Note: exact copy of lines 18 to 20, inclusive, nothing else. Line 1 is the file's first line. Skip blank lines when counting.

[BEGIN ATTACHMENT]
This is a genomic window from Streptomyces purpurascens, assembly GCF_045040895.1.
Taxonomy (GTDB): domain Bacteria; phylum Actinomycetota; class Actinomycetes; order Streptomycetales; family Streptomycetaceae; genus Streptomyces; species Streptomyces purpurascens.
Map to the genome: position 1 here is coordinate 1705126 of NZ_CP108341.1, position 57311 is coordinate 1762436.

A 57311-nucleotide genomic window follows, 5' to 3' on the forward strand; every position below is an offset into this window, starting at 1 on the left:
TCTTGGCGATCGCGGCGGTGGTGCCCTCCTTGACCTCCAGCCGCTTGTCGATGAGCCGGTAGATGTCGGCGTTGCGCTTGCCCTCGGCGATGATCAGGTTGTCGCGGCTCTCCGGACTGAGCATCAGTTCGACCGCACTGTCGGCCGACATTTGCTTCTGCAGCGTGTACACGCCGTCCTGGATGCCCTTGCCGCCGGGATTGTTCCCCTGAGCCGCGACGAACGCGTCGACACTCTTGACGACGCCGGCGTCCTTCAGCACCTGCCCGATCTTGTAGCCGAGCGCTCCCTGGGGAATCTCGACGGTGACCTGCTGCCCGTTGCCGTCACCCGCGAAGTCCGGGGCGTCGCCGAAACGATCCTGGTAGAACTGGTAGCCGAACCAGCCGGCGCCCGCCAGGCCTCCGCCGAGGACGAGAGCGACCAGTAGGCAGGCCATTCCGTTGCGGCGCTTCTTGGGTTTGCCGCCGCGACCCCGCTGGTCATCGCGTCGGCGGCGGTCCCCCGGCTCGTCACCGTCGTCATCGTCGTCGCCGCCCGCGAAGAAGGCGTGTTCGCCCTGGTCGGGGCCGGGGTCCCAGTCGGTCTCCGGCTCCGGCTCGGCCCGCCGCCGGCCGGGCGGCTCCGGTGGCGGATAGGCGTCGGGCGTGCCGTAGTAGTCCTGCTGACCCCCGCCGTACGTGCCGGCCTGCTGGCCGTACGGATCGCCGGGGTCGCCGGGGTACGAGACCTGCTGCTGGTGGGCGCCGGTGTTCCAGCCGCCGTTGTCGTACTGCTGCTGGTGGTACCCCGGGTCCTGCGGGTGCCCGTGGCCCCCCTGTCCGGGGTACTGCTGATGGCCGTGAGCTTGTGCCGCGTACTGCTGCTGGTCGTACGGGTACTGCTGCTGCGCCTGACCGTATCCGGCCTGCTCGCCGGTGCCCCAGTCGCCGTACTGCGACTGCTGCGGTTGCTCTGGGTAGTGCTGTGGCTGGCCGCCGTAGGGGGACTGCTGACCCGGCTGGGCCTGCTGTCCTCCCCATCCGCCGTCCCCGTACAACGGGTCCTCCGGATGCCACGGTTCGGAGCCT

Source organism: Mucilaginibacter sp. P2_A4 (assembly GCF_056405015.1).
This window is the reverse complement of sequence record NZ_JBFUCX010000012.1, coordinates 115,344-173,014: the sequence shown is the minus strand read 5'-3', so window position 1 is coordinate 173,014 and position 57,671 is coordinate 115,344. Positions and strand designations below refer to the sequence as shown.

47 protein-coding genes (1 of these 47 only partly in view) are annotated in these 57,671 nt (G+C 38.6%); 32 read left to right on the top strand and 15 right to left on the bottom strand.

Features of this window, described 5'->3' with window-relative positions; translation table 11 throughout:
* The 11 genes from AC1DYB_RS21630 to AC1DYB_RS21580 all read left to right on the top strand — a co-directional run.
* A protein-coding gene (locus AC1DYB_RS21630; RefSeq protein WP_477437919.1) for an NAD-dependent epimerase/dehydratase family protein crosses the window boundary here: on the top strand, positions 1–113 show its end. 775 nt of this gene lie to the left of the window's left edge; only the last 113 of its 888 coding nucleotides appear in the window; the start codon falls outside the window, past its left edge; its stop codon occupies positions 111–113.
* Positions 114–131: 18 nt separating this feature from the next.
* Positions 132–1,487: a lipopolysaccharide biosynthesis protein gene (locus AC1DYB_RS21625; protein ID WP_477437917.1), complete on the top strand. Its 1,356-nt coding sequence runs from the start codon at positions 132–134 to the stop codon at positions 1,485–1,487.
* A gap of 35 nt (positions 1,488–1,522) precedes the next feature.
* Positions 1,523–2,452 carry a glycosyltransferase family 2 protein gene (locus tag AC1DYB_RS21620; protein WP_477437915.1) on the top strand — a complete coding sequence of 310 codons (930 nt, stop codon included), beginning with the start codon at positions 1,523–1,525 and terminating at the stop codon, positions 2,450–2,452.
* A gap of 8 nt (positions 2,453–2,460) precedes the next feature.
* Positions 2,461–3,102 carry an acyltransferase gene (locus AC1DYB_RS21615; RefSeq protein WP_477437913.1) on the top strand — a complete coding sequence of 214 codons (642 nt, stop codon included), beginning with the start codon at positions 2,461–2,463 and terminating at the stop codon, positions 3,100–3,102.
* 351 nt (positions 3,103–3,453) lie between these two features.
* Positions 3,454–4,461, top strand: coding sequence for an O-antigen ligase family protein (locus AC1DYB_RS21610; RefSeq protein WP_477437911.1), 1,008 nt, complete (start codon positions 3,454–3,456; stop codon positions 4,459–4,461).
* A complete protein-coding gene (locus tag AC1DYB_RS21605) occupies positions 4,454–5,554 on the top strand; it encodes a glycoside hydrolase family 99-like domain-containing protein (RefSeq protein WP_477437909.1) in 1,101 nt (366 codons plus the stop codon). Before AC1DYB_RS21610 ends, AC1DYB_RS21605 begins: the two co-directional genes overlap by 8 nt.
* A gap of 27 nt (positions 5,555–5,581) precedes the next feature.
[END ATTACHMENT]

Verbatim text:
* 351 nt (positions 3,103–3,453) lie between these two features.
* Positions 3,454–4,461, top strand: coding sequence for an O-antigen ligase family protein (locus AC1DYB_RS21610; RefSeq protein WP_477437911.1), 1,008 nt, complete (start codon positions 3,454–3,456; stop codon positions 4,459–4,461).
* A complete protein-coding gene (locus tag AC1DYB_RS21605) occupies positions 4,454–5,554 on the top strand; it encodes a glycoside hydrolase family 99-like domain-containing protein (RefSeq protein WP_477437909.1) in 1,101 nt (366 codons plus the stop codon). Before AC1DYB_RS21610 ends, AC1DYB_RS21605 begins: the two co-directional genes overlap by 8 nt.